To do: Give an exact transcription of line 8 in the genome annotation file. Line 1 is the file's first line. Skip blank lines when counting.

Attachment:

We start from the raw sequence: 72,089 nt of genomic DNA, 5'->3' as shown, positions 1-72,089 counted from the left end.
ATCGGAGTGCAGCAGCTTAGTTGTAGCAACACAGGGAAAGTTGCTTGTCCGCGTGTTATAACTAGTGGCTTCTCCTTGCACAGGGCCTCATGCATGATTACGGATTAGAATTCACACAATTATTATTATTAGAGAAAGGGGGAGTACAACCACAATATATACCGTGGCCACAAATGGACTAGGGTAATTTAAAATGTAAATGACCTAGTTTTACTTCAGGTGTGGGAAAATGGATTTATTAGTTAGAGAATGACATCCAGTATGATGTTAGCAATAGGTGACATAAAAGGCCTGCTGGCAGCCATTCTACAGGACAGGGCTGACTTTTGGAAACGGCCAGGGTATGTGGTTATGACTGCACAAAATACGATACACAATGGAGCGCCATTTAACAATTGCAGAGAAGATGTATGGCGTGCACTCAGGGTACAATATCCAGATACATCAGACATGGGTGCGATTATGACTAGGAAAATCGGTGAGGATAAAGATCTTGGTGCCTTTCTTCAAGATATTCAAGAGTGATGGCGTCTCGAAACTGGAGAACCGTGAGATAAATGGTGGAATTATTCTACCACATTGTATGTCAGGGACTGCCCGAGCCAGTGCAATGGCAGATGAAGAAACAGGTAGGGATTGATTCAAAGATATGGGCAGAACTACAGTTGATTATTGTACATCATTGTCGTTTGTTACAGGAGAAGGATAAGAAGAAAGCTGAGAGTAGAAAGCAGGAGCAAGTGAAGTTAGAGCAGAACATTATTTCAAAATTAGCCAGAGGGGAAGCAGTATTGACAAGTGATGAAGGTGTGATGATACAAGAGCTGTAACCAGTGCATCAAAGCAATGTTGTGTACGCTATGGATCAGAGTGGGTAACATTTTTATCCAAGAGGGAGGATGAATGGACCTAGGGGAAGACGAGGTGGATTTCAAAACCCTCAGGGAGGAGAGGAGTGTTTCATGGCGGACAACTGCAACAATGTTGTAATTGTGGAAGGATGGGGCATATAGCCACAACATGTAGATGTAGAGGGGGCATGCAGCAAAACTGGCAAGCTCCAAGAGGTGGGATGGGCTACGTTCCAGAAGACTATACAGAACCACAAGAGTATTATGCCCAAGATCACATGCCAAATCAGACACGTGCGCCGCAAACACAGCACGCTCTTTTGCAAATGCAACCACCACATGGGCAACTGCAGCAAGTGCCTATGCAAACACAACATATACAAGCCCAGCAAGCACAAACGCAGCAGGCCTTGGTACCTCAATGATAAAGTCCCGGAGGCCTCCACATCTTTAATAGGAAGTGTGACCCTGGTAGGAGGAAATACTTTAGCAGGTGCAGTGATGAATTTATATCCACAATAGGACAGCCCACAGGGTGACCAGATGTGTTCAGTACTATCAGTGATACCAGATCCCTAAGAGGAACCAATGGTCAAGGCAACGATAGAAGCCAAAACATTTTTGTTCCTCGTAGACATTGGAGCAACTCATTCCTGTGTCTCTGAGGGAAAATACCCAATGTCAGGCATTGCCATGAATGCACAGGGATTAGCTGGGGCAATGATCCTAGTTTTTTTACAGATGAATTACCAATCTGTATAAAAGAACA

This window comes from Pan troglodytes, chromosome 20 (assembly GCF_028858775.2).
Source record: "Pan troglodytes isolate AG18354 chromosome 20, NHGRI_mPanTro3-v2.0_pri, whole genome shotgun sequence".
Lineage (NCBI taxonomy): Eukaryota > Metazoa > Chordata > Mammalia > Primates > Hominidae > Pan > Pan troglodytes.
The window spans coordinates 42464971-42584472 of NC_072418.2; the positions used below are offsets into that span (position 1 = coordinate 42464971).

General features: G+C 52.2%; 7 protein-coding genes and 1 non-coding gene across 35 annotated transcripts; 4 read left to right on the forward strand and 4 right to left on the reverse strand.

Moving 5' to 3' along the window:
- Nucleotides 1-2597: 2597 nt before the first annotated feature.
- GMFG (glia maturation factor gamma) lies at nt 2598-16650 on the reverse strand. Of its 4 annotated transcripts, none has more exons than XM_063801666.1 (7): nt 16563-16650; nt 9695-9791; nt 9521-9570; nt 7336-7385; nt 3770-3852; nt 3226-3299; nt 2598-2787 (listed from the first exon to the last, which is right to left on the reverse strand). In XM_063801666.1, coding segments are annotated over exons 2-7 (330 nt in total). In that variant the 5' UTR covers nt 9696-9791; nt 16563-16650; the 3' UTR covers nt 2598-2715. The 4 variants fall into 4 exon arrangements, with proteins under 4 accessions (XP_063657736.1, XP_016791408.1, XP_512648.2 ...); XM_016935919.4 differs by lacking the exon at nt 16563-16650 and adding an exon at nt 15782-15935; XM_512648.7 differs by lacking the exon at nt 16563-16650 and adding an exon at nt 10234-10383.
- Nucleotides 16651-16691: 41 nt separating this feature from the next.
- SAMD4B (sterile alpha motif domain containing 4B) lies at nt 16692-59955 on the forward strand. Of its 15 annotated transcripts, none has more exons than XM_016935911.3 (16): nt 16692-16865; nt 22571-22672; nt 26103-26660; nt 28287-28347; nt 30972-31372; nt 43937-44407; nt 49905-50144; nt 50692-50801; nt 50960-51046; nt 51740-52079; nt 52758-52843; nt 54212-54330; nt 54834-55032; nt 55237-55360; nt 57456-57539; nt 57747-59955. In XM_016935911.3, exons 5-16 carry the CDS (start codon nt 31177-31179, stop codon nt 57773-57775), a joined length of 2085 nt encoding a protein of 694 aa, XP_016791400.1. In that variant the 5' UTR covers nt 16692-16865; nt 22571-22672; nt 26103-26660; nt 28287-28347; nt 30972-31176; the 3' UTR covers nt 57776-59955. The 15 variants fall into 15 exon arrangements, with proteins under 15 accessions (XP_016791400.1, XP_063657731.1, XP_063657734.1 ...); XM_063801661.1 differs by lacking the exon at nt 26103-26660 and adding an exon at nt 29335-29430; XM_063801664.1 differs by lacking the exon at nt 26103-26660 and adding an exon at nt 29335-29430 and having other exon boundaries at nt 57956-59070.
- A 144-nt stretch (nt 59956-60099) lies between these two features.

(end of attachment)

Moving 5' to 3' along the window: